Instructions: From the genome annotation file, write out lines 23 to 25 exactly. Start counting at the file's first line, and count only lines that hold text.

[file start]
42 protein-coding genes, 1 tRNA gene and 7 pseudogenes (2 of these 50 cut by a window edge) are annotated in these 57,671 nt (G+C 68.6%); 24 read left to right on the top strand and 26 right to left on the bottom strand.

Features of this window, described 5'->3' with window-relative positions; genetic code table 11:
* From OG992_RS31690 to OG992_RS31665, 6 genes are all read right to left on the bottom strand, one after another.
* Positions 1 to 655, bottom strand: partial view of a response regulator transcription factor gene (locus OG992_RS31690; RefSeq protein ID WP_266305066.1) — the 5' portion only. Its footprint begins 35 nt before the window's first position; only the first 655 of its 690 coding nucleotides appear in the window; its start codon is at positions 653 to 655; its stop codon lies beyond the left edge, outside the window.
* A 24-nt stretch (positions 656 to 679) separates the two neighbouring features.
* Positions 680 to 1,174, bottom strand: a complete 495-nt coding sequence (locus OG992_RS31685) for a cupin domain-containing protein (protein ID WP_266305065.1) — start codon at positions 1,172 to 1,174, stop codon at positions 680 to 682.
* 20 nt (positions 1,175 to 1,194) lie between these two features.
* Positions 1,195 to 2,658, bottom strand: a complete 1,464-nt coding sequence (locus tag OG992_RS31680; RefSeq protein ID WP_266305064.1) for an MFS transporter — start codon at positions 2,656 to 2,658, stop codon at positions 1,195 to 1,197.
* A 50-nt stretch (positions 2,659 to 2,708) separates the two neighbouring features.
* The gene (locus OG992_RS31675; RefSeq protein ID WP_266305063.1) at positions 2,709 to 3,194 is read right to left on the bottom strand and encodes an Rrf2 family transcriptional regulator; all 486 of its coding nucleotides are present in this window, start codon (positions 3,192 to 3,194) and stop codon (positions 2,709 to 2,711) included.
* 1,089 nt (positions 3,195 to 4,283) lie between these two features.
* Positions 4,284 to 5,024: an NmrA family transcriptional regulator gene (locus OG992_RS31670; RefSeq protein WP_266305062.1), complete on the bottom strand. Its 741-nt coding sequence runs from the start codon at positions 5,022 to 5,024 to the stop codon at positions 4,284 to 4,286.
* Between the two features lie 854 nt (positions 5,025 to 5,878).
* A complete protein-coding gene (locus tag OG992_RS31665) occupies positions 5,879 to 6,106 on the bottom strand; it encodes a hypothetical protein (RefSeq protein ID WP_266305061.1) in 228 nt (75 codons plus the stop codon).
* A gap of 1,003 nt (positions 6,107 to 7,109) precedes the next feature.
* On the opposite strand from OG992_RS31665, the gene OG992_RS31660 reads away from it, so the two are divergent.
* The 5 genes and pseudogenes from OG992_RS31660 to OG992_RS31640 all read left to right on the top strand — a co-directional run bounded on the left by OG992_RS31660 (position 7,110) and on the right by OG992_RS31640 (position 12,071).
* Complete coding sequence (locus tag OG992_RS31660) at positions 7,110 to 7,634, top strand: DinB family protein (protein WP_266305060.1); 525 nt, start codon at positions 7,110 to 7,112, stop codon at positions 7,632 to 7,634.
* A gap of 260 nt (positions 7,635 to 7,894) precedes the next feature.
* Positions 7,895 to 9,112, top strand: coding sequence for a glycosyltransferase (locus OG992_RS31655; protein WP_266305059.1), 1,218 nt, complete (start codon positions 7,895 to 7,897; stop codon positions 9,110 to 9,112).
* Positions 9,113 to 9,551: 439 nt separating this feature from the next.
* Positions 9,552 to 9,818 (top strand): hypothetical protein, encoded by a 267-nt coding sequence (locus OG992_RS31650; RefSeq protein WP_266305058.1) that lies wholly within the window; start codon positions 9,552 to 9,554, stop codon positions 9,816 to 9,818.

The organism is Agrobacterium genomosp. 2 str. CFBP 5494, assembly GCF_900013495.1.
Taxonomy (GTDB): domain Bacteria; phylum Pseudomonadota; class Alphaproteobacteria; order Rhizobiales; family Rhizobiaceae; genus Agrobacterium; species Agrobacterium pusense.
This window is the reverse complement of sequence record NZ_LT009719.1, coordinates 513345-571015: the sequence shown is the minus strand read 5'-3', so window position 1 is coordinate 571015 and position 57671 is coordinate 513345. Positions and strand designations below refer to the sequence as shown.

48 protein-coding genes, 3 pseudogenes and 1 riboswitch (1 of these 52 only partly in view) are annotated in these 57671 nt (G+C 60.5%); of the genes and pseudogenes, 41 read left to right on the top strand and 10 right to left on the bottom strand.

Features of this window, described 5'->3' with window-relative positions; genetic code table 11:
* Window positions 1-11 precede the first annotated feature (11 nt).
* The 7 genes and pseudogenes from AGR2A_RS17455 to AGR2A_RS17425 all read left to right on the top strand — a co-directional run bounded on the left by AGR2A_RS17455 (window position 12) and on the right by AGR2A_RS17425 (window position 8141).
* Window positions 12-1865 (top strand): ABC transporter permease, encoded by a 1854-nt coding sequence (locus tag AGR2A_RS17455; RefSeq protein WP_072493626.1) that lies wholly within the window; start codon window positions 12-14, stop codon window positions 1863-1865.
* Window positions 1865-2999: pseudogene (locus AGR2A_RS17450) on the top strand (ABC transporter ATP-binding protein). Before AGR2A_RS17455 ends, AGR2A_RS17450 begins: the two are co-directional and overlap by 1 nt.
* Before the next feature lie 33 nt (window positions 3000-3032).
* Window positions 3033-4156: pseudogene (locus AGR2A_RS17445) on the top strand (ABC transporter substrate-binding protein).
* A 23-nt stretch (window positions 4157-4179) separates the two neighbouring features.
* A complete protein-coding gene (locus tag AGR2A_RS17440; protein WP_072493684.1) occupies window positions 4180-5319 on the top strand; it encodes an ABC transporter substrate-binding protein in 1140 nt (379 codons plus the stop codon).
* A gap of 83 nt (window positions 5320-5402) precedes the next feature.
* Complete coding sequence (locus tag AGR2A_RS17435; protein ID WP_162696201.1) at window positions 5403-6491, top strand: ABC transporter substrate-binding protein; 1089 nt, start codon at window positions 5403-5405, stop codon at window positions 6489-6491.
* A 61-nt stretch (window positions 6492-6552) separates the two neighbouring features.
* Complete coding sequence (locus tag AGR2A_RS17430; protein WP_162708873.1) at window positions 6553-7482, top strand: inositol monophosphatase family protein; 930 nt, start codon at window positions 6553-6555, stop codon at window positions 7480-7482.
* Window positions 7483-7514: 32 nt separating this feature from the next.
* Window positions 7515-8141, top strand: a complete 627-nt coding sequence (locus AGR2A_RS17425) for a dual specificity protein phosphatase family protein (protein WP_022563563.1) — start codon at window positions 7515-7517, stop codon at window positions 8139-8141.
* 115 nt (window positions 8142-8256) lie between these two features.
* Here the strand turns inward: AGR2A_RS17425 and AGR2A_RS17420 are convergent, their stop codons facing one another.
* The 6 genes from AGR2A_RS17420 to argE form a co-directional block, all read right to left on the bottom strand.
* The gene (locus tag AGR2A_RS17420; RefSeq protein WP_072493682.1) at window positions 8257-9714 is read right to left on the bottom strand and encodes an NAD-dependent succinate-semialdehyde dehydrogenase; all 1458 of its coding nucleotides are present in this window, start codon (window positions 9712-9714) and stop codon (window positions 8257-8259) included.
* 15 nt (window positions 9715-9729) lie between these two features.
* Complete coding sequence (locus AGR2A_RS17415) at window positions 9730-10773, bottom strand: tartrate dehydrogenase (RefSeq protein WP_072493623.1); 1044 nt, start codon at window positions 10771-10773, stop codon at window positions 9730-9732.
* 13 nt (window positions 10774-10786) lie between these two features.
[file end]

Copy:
The organism is Agrobacterium genomosp. 2 str. CFBP 5494, assembly GCF_900013495.1.
Taxonomy (GTDB): domain Bacteria; phylum Pseudomonadota; class Alphaproteobacteria; order Rhizobiales; family Rhizobiaceae; genus Agrobacterium; species Agrobacterium pusense.
This window is the reverse complement of sequence record NZ_LT009719.1, coordinates 513345-571015: the sequence shown is the minus strand read 5'-3', so window position 1 is coordinate 571015 and position 57671 is coordinate 513345. Positions and strand designations below refer to the sequence as shown.